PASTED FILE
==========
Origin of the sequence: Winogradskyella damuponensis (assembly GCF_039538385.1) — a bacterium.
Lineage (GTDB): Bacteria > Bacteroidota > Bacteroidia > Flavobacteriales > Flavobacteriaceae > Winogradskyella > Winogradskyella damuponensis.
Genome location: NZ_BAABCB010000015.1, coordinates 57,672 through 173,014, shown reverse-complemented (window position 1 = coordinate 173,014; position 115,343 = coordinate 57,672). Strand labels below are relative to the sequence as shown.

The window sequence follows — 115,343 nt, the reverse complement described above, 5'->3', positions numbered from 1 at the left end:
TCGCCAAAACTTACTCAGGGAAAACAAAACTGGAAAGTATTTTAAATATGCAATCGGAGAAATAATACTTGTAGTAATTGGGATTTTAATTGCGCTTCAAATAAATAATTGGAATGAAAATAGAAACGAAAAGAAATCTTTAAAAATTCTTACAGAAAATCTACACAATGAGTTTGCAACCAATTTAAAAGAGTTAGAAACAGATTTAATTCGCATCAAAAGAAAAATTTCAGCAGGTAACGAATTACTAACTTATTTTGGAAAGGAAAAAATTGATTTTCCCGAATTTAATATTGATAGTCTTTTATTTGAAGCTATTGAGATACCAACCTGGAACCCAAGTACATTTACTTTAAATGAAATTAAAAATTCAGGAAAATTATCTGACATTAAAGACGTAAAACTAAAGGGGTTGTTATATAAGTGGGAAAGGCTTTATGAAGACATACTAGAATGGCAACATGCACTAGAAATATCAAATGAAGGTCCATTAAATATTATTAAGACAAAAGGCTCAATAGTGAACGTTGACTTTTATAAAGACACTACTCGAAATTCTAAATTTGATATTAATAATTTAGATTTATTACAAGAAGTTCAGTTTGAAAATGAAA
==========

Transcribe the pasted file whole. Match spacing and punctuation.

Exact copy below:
Origin of the sequence: Winogradskyella damuponensis (assembly GCF_039538385.1) — a bacterium.
Lineage (GTDB): Bacteria > Bacteroidota > Bacteroidia > Flavobacteriales > Flavobacteriaceae > Winogradskyella > Winogradskyella damuponensis.
Genome location: NZ_BAABCB010000015.1, coordinates 57,672 through 173,014, shown reverse-complemented (window position 1 = coordinate 173,014; position 115,343 = coordinate 57,672). Strand labels below are relative to the sequence as shown.

The window sequence follows — 115,343 nt, the reverse complement described above, 5'->3', positions numbered from 1 at the left end:
TCGCCAAAACTTACTCAGGGAAAACAAAACTGGAAAGTATTTTAAATATGCAATCGGAGAAATAATACTTGTAGTAATTGGGATTTTAATTGCGCTTCAAATAAATAATTGGAATGAAAATAGAAACGAAAAGAAATCTTTAAAAATTCTTACAGAAAATCTACACAATGAGTTTGCAACCAATTTAAAAGAGTTAGAAACAGATTTAATTCGCATCAAAAGAAAAATTTCAGCAGGTAACGAATTACTAACTTATTTTGGAAAGGAAAAAATTGATTTTCCCGAATTTAATATTGATAGTCTTTTATTTGAAGCTATTGAGATACCAACCTGGAACCCAAGTACATTTACTTTAAATGAAATTAAAAATTCAGGAAAATTATCTGACATTAAAGACGTAAAACTAAAGGGGTTGTTATATAAGTGGGAAAGGCTTTATGAAGACATACTAGAATGGCAACATGCACTAGAAATATCAAATGAAGGTCCATTAAATATTATTAAGACAAAAGGCTCAATAGTGAACGTTGACTTTTATAAAGACACTACTCGAAATTCTAAATTTGATATTAATAATTTAGATTTATTACAAGAAGTTCAGTTTGAAAATGAAA